We have had several questions about feeding alternatives given that most pasture is severely impacted and some producers also have no hay to feed. Cows can be fed on concentrates but need some forage or other fiber source to stay in good digestive health. Cows can be fed up to 15 lbs of whole shell corn or other concentrates, and about 2 lbs of a protein supplement along with 5 lbs of hay. Some producers have damaged swine or poultry feed they wish to give to their livestock, but be aware Swine and Poultry Feeds Should not be Fed to Grazing Livestock unless the company manufacturing the feeds can attest that they do not contain ruminant meat and bone meal (for all species but horses), and that they don’t contain any antibiotics or other drugs not approved for cattle or horses. Unfortunately most commercial poultry and swine feed will contain something that can’t be fed to cattle, horses, sheep or goats.

Maintaining health of grazing livestock

It is too early to know how many cattle, horses, sheep and goats were lost as a direct result of the storm, but regardless of that chronic health problems with livestock will be likely as the winter progresses. Death loss as a result of the storm needs to be documented with photos and reported to FSA as part of an application to the Livestock Indemnity Program (LIP). Following previous storms we documented in the weeks following the floods severe dermatitis in some animals, and these were thought to be due to contact with the flood waters, and potentially to the ingestion of poisonous plants. During the winter months we observed animals in poor body condition, animals that had very weak calves, and higher than normal sickness and death loss. These conditions can be blamed to some extent on chronic malnutrition during the aftermath of the storm. Once it is possible, start feeding animals to regain the body condition they lost during the flood. Pregnant cows need a good supply of protein and energy for normal fetal development, so especially pay attention to them.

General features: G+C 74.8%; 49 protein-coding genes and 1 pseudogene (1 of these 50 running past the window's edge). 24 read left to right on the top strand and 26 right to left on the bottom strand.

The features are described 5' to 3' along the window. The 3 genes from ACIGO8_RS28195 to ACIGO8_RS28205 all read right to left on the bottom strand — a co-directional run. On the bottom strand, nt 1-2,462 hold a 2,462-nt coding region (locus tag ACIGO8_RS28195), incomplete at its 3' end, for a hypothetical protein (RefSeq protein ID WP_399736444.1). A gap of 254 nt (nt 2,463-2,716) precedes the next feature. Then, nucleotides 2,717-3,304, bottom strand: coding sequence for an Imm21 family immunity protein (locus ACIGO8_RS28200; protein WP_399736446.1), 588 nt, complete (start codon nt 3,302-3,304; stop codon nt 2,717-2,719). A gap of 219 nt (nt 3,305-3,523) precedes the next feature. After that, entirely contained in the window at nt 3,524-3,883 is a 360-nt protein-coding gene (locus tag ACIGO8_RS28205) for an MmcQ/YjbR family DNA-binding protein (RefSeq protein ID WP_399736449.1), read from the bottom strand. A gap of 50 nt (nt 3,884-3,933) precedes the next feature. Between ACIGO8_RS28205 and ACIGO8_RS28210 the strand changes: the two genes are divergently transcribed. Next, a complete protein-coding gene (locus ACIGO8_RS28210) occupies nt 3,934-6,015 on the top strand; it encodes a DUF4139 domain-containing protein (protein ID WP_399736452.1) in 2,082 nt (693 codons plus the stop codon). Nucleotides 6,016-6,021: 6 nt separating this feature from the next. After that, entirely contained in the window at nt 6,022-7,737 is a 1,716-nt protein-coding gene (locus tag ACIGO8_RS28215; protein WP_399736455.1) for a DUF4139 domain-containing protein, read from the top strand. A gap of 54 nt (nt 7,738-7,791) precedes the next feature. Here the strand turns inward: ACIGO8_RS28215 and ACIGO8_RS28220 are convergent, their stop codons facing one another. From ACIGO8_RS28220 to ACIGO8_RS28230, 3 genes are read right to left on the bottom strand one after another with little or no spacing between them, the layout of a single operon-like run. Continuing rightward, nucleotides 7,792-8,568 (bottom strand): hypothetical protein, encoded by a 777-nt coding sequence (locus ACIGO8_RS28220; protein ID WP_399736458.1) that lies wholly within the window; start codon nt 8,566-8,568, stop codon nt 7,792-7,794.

Be aware that feeding levels for animals that have been short on feed for several days or a week need to be higher than normal maintenance rations usually fed this time of year. Animals that have lost significant body condition due to feed restriction will need to gain weight significantly and are likely to need supplemental concentrate in addition to good quality hay or pasture. Make sure that a good quality mineral supplement is being provided and that the cattle eating it. These are always our recommendations going into winter, but this year it will be especially important given the elevated level of stress on the livestock.

Paul Gonzalez Gonzalez

By Paul Gonzalez

Contributing columnist

Paul Gonzalez is a livestock agent with the Sampson County Cooperative Extension office.

Paul Gonzalez is a livestock agent with the Sampson County Cooperative Extension office.